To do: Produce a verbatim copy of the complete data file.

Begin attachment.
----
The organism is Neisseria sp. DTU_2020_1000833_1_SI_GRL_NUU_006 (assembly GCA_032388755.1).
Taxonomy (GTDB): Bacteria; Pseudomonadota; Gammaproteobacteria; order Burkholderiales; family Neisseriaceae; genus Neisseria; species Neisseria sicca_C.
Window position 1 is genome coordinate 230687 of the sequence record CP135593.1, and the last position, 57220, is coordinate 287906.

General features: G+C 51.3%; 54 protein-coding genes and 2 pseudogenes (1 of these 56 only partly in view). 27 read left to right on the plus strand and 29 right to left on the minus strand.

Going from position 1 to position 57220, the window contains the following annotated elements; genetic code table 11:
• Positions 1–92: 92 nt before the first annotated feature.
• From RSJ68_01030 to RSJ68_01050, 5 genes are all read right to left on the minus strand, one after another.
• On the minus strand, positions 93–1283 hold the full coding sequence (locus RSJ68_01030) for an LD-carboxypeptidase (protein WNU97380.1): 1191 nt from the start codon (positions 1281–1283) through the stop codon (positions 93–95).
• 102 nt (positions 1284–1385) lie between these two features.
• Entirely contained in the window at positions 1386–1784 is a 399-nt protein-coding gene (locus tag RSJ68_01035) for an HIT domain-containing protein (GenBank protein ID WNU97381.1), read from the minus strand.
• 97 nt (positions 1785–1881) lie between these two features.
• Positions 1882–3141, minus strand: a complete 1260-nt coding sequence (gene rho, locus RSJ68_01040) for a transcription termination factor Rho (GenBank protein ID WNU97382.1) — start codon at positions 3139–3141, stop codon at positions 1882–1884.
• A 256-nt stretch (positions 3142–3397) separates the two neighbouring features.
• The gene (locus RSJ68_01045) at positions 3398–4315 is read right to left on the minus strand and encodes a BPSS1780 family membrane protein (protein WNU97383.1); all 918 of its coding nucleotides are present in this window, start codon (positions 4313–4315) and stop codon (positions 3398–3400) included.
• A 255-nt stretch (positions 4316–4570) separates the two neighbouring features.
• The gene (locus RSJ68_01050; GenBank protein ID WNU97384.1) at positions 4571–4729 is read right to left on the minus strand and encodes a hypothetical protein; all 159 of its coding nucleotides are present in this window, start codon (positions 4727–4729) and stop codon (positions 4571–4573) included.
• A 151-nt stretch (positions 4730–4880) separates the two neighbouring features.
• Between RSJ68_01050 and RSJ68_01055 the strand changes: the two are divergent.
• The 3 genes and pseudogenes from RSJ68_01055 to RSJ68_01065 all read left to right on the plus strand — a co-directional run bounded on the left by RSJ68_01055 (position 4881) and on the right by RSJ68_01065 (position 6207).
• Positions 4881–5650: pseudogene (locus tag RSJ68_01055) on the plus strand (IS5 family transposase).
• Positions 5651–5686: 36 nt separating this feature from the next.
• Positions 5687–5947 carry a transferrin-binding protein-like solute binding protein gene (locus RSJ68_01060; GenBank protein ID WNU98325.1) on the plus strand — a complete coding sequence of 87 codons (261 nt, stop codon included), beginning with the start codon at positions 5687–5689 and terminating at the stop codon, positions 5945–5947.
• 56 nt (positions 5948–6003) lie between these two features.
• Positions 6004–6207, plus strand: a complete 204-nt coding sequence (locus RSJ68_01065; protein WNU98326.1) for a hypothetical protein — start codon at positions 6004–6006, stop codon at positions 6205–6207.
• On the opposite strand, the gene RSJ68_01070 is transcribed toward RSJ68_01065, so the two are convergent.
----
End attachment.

The organism is Neisseria sp. DTU_2020_1000833_1_SI_GRL_NUU_006 (assembly GCA_032388755.1).
Taxonomy (GTDB): Bacteria; Pseudomonadota; Gammaproteobacteria; order Burkholderiales; family Neisseriaceae; genus Neisseria; species Neisseria sicca_C.
Window position 1 is genome coordinate 230687 of the sequence record CP135593.1, and the last position, 57220, is coordinate 287906.

General features: G+C 51.3%; 54 protein-coding genes and 2 pseudogenes (1 of these 56 only partly in view). 27 read left to right on the plus strand and 29 right to left on the minus strand.

Going from position 1 to position 57220, the window contains the following annotated elements; genetic code table 11:
• Positions 1–92: 92 nt before the first annotated feature.
• From RSJ68_01030 to RSJ68_01050, 5 genes are all read right to left on the minus strand, one after another.
• On the minus strand, positions 93–1283 hold the full coding sequence (locus RSJ68_01030) for an LD-carboxypeptidase (protein WNU97380.1): 1191 nt from the start codon (positions 1281–1283) through the stop codon (positions 93–95).
• 102 nt (positions 1284–1385) lie between these two features.
• Entirely contained in the window at positions 1386–1784 is a 399-nt protein-coding gene (locus tag RSJ68_01035) for an HIT domain-containing protein (GenBank protein ID WNU97381.1), read from the minus strand.
• 97 nt (positions 1785–1881) lie between these two features.
• Positions 1882–3141, minus strand: a complete 1260-nt coding sequence (gene rho, locus RSJ68_01040) for a transcription termination factor Rho (GenBank protein ID WNU97382.1) — start codon at positions 3139–3141, stop codon at positions 1882–1884.
• A 256-nt stretch (positions 3142–3397) separates the two neighbouring features.
• The gene (locus RSJ68_01045) at positions 3398–4315 is read right to left on the minus strand and encodes a BPSS1780 family membrane protein (protein WNU97383.1); all 918 of its coding nucleotides are present in this window, start codon (positions 4313–4315) and stop codon (positions 3398–3400) included.
• A 255-nt stretch (positions 4316–4570) separates the two neighbouring features.
• The gene (locus RSJ68_01050; GenBank protein ID WNU97384.1) at positions 4571–4729 is read right to left on the minus strand and encodes a hypothetical protein; all 159 of its coding nucleotides are present in this window, start codon (positions 4727–4729) and stop codon (positions 4571–4573) included.
• A 151-nt stretch (positions 4730–4880) separates the two neighbouring features.
• Between RSJ68_01050 and RSJ68_01055 the strand changes: the two are divergent.
• The 3 genes and pseudogenes from RSJ68_01055 to RSJ68_01065 all read left to right on the plus strand — a co-directional run bounded on the left by RSJ68_01055 (position 4881) and on the right by RSJ68_01065 (position 6207).
• Positions 4881–5650: pseudogene (locus tag RSJ68_01055) on the plus strand (IS5 family transposase).
• Positions 5651–5686: 36 nt separating this feature from the next.
• Positions 5687–5947 carry a transferrin-binding protein-like solute binding protein gene (locus RSJ68_01060; GenBank protein ID WNU98325.1) on the plus strand — a complete coding sequence of 87 codons (261 nt, stop codon included), beginning with the start codon at positions 5687–5689 and terminating at the stop codon, positions 5945–5947.
• 56 nt (positions 5948–6003) lie between these two features.
• Positions 6004–6207, plus strand: a complete 204-nt coding sequence (locus RSJ68_01065; protein WNU98326.1) for a hypothetical protein — start codon at positions 6004–6006, stop codon at positions 6205–6207.
• On the opposite strand, the gene RSJ68_01070 is transcribed toward RSJ68_01065, so the two are convergent.